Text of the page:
Cover the inside of the hamster's residence, including all intermediate levels, with a sufficiently thick layer of wooden litter for rodents, available in pet stores. Although alternative materials may work as well, most of these have additional dangers. Cat litter is unsafe because gnawing and eating the chunks is deadly.
Wood shavings deep enough to let the hamsters burrow in is recommended. There are a few different types of wood shavings marketed for hamsters, however, not all of them are truly safe. Pine and cedar shavings contain oils which can be irritating to the hamster's skin and should not be used. Instead, choose aspen shavings for your furry friend. Aspen shavings or paper based cat litter is a better choice if possible.
Clean their home at least once a week. Refresh their bedding when needed.
Hamsters are nest builders. A steady supply of fresh strips of tissue or newspaper (with soy-based ink) allows them to build a secure and comfortable spot in a corner of their enclosure or in their hiding house. Hay, from shops or even fresh from the garden, is also a valuable building material for cozy hamster nests, and as an additional bonus, is also perfectly edible.
Besides the ubiquitous hamster wheel, Hamsters do great with very simple toys, from paper towel tubes to sticks and other miscellaneous chewable toys. Hamsters can cover as much as 8 km in a night. In short, if you get a hamster, get a good quiet wheel... you'll be glad you did.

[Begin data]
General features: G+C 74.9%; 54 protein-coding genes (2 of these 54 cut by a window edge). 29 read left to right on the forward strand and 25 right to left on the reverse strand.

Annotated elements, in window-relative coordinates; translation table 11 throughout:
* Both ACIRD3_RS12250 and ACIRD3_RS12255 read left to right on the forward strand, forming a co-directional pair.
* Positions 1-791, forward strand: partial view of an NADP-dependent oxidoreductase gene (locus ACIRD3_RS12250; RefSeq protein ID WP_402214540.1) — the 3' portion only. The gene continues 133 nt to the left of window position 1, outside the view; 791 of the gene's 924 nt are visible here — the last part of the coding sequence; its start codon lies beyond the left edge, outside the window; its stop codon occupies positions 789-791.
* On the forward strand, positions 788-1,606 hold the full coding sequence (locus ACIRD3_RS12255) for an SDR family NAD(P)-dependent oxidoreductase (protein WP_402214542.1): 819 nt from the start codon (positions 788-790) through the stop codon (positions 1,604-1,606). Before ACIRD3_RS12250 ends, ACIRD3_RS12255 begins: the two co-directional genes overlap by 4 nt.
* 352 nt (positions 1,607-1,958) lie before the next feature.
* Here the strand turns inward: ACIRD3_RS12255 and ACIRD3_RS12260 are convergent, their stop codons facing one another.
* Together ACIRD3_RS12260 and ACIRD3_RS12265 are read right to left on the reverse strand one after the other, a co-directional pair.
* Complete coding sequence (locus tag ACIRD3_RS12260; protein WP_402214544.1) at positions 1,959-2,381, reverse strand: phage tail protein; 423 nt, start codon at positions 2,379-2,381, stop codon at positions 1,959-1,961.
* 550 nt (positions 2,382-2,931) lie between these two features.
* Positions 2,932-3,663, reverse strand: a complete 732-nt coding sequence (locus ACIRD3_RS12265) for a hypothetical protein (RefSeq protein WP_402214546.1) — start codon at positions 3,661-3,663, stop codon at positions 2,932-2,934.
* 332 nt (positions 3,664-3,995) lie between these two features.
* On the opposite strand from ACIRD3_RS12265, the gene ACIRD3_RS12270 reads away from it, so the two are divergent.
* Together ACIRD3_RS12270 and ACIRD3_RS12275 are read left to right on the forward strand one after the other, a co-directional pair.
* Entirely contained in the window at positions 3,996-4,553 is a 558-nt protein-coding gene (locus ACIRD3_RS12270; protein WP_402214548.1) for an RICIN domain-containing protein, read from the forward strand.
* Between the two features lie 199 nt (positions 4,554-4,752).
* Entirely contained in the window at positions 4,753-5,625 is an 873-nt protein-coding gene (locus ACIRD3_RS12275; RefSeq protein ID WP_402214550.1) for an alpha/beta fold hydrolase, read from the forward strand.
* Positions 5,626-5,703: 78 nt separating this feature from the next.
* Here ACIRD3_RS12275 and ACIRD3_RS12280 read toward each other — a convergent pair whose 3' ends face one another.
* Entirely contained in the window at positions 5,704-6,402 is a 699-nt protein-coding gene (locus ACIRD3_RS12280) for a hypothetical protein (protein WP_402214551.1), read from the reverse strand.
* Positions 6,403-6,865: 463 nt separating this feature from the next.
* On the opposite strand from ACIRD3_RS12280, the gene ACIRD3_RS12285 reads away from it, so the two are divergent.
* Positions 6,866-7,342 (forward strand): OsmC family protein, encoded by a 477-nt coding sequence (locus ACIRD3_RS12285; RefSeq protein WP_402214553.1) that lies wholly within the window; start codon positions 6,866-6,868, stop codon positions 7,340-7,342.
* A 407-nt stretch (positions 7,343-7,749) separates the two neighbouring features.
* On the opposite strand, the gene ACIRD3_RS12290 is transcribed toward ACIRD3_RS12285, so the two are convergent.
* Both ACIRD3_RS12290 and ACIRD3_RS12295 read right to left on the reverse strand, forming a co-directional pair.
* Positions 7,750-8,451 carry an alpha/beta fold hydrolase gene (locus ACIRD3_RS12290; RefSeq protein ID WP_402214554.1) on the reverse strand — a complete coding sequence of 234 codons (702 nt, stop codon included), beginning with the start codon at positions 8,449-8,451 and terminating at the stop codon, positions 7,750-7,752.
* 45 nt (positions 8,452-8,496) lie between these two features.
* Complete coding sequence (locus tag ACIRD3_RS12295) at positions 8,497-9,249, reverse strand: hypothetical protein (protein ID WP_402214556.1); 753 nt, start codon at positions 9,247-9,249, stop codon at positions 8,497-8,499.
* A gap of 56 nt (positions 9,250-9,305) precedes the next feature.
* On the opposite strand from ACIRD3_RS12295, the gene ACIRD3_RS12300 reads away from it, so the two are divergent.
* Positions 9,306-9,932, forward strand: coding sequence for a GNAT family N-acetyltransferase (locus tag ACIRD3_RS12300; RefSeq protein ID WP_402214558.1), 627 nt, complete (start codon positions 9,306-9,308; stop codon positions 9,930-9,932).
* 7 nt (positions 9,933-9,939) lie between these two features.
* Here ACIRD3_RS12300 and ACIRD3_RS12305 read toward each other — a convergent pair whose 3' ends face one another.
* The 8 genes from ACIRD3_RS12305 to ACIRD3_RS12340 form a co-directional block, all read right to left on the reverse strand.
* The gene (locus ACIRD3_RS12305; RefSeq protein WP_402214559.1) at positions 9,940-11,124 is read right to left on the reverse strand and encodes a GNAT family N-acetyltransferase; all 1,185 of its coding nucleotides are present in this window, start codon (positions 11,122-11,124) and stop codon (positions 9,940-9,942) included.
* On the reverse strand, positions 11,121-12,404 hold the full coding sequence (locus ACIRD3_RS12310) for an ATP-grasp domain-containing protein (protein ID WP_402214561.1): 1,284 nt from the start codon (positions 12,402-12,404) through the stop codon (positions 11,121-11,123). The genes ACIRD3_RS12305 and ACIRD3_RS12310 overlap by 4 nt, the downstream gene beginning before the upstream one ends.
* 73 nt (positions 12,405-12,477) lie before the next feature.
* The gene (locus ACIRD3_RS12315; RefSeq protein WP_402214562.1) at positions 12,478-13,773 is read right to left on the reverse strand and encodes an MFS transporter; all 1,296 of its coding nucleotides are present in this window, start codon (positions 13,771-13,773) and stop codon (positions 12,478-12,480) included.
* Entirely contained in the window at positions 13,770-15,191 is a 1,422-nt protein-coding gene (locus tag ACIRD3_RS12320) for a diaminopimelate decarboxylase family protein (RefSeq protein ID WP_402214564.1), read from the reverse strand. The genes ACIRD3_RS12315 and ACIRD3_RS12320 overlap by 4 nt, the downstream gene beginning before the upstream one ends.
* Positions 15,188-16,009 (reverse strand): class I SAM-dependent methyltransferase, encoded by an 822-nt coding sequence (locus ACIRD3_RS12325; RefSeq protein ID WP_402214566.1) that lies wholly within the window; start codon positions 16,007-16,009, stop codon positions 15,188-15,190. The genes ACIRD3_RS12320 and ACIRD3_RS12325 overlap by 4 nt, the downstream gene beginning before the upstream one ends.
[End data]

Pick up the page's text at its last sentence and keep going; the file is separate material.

What do hamsters eat? Most pet store sell hamster food. However, they also need fresh vegetables like carrots and cucumber and occasionally fresh fruit, like apples and pears. They also like bird seed, nuts (not salted!) and enjoy living insects. This is an important part of their diet. Other foods, like grains, rice and dry noodles can also be fed to hamster. Never feed your pet chocolate as it is not good for them.
It is often easiest to get a simple water dispenser, as it can't spill and keeps the water clean for several days to a week at time. A heavyish shallow food bowl is best as they don't flip easily and are easy to clean.
Feed you hamster once per day in the later afternoon or evening and feed him at the same time every day. Provide a small handful of hamster mix and a small handful of vegetables. If any is left uneaten, give less the next day. If all is eaten, try giving more, but first check that your hamster is not hoarding it in its cage.
It is easy to provide a hamster with a healthy, well-balanced diet. This is one of the reasons this animal is considered such an easy-care pet. Although they require access to food at all times, supplying that food is so simple even a young child can take on the duty, with parental supervision, of course.
Socializing Your Hamster
Although hamsters do bite, it is usually from being frightened. By letting your hamster slowly get used to you by feeding it raisins or various seed by hand, soon you'll be able to gently carry your hamster around with you.
Catching An Escaped Hamster
If your hamster gets away, don't fret. Often they will return to the cage on their own to get food and water. Additionally, you can place a can on it's side, and try to lure or herd your hamster into it. This is actually a good handling technique for new hamsters that aren't yet tamed as well.
Selecting A Hamster
A single Golden Hamster can be kept by itself, while Dwarf Hamsters are better kept in same sex pairs. When shopping for a hamster, make sure you look for a happy curious alert hamster, with a good shiny coat and clear eyes.
A Hamster's Lifespan
A hamster's life span is around two years. However, they can live to be three years old.
With proper care and feeding you and your family should have a enjoyable experience raising hamsters.